Wednesday, January 14, 2009

My dog Blue

I haven't told you much about my dog Blue. Blue is an Australian Cattle Dog (known as ACD). She's twelve years old and has been with me since she was a puppy. Before Blue came to live with me, something was attacking the cats on the farm. I was outside in the barnyard one day when the attacker got into a fight with my alpha cat. I heard the high pitched cries and ran to the rescue. I saw the spotted attack dog and chased him away. Unfortunately, he ran across the road toward the pasture where he lived in an underground den. He was hit by a fast moving truck and spun, on his back, half a mile down the road. I tried to get help from the truck driver so I could run for a blanket, but the driver took off and so did the dog! I figured if a dog could survive being hit on that road, that was the kind of dog for me. Over the years, I had lost a lot of pets to the speeding drivers.

A woman who had been feeding horses and giving riding lessons on the farm had the most beautiful dog I had ever seen. He was about the size of a dalmatian, but had ACD coloring and was supposed to be a cattle dog, so I had already learned a little about that breed and I recognized the spinning dog as an ACD. The breed had been developed to be tough enough to herd cattle by jumping right at them and maybe speeding trucks aren't too much tougher than an angry bull.

People who breed and show Quarter Horses seem to collect animals that are the "in" animal to have. The "in" dog for a long time had been the Australian Shepherd, and I really enjoyed watching the cowboys walking around with those blue-eyed dogs following at their heels, but a new breed, the ACD, was moving in on the Aussies. Once a year, there's a huge ten day American Quarter Horse show in Columbus, Ohio. I had made it down to that show for at least a few days for twenty years, but in 1996 I was still teaching school, running the farm with a little help, and running the antique shop in Hamburg by myself, so I knew I couldn't go to the show. Two years before I had brought a wonderful little mixed breed puppy back from the show and that puppy had been killed on the road. I had several beloved dogs, but I felt that I was short one dog, knew my new dog should be an ACD, and I knew there would be ACDs for sale on "Puppy Alley" in Columbus.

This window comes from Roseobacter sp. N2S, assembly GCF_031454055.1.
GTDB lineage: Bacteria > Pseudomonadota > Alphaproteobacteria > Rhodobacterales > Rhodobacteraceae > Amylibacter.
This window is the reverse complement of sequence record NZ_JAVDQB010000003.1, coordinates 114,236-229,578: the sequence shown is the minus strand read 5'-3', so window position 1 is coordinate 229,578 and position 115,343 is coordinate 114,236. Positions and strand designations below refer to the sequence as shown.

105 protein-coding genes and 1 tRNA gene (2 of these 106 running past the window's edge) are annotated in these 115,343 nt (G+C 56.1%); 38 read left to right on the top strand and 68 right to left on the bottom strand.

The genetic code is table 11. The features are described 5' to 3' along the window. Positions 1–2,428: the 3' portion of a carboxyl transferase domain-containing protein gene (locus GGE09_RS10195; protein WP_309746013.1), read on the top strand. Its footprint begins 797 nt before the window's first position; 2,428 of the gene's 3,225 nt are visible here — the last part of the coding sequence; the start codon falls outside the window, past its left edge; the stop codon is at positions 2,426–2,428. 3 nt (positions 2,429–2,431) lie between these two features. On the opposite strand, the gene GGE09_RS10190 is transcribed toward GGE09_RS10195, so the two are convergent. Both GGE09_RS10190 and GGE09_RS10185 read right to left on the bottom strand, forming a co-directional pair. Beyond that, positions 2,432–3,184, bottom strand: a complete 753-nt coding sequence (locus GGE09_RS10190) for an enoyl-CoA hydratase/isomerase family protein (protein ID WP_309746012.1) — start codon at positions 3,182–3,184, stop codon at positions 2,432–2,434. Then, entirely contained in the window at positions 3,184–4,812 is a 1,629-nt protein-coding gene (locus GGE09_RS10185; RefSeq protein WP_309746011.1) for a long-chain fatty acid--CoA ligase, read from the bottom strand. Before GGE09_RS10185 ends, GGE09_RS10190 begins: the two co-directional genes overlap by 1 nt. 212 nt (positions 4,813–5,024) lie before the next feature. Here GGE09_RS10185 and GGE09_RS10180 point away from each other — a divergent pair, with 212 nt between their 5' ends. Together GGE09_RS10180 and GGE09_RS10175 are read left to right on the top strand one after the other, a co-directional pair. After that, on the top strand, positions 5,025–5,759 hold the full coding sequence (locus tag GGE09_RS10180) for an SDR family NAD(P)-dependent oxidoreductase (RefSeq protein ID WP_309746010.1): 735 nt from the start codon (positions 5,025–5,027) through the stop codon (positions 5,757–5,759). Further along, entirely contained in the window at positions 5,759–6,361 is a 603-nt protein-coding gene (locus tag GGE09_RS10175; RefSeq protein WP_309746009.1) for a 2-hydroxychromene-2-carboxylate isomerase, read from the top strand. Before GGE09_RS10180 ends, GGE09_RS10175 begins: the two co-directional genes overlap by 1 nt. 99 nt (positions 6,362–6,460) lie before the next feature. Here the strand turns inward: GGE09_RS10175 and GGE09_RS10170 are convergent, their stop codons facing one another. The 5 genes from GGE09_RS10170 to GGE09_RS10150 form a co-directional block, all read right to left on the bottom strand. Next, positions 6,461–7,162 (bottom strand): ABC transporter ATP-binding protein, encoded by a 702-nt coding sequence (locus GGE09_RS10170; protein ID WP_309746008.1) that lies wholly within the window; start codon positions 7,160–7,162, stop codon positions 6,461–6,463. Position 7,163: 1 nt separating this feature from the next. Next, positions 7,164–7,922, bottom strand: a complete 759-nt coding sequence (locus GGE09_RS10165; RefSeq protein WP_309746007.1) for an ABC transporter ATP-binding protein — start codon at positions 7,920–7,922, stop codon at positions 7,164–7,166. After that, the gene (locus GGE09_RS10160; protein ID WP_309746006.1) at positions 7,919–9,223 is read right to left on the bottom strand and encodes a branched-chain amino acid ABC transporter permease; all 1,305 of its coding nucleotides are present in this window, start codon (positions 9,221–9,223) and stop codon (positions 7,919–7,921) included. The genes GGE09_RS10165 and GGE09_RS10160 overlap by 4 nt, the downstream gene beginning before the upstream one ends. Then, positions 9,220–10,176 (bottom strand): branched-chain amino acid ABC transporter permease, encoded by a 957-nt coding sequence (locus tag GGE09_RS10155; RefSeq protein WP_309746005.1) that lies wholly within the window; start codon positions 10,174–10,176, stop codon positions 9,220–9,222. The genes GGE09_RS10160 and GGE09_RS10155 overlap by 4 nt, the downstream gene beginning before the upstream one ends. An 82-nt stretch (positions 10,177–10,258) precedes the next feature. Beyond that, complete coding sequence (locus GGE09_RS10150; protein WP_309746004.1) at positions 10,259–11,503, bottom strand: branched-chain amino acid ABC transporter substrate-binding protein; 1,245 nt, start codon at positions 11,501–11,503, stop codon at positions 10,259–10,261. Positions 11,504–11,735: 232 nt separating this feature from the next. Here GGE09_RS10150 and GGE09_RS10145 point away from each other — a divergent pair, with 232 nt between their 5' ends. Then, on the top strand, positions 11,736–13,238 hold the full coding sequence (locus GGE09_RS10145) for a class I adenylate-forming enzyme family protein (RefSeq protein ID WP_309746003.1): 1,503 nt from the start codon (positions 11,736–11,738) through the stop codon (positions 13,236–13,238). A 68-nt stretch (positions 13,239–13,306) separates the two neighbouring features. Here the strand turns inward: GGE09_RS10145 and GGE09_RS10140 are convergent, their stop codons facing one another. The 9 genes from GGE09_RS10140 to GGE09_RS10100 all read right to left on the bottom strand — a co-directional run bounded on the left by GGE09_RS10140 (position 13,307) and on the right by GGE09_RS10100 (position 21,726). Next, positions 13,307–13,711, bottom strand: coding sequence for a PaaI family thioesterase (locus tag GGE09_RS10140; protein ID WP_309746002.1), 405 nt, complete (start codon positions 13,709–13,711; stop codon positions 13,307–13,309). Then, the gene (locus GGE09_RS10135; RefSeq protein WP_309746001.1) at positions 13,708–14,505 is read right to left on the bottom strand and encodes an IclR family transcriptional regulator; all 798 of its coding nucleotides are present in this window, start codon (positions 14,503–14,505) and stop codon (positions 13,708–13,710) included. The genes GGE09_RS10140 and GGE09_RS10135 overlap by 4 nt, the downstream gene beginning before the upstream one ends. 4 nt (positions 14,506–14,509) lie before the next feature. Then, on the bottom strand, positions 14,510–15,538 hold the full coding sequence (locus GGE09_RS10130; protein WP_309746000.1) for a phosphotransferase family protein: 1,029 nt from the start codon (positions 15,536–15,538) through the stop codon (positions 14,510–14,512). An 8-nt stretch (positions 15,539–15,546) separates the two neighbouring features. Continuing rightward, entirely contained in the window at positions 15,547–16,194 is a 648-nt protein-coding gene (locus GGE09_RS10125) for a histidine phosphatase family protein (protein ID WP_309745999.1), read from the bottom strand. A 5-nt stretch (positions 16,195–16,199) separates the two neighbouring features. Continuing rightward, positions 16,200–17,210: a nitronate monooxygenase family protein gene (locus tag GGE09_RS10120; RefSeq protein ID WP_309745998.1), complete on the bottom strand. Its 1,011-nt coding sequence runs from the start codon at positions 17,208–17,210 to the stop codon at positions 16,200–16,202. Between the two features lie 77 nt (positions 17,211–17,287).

So, of course, I went to the show - four hours to drive down, one hour to choose the very appealing runt of a litter, and four hours home. Blue joined a pack that included Shady Lady, a French Malinois who had come to me years earlier because she had a death sentence in another county for chasing deer, Shady's son Shep who was half Lab and the kindest dog to ever walk the earth, and Ben who was a tough black mutt, sort of a terrier street dog type, and my Lifetime Dog. Blue joined the pack but never really became part of it. Shep and Shady were both way too old to play with a puppy and Ben was too busy running and hunting and going everywhere with me. Blue really didn't come into her own, meaning doing the job she wanted which was being my main dog, until the other three died of old age.
Shady at 17 years old.

Shep at 16 years old.

There was another dog who was not part of the pack. Spot was aloof with the other dogs and was his own pack. Spot was a Border Collie who was waaaay too smart. My furnace at the farm exploded and filled the house with soot, so I moved myself and all of the dogs to live in my studio above the antique shop. Spot escaped constantly. One day I got a call at school that he was loose and had been rescued by a neighbor's mother, who had been sitting with him in front of the store for hours. Several times, he broke through the antique doors in the store building, and took Blue with him out into the countryside. He took her a long distance and then would run off and leave her. One time, he left her in a frozen pond half a mile behind the store. Luckily, I found her in time. Another time, down at the farm, he took her more than twenty miles away. A distant neighbor and I tracked him all night. That time, she was only found because I had told another distant neighbor about the dogs and that neighbor had called her daughter. The daughter's neighbor had just told her about this lost dog who had turned up covered with ice on her porch. Spot was obviously trying to dispose of Blue.

When Blue was only ten months old, she surprised everyone by delivering a litter of six puppies. I had never noticed that she'd even had her first heat cycle. Later, we realized that both Ben and Spot had fathered the puppies.

When I was working downstairs in the antique shop, I didn't want to leave the puppies alone upstairs, so I started putting them in an antique beach baby cage - a big wooden and screened in box on wheels. On warm spring days, I rolled the cage outside and parked it in front of the store window. One such Saturday when the puppies were five or six weeks old, all of a sudden, customers started begging to buy the puppies - and I started selling them. Shady had been a mother three times years earlier, with a total of 36 puppies, which I mostly gave away to good homes, but selling these puppies was a pleasant surprise - a surprise which eventually led to George and Patches joining the household - I'll try to tell the rest of the story in my next post.

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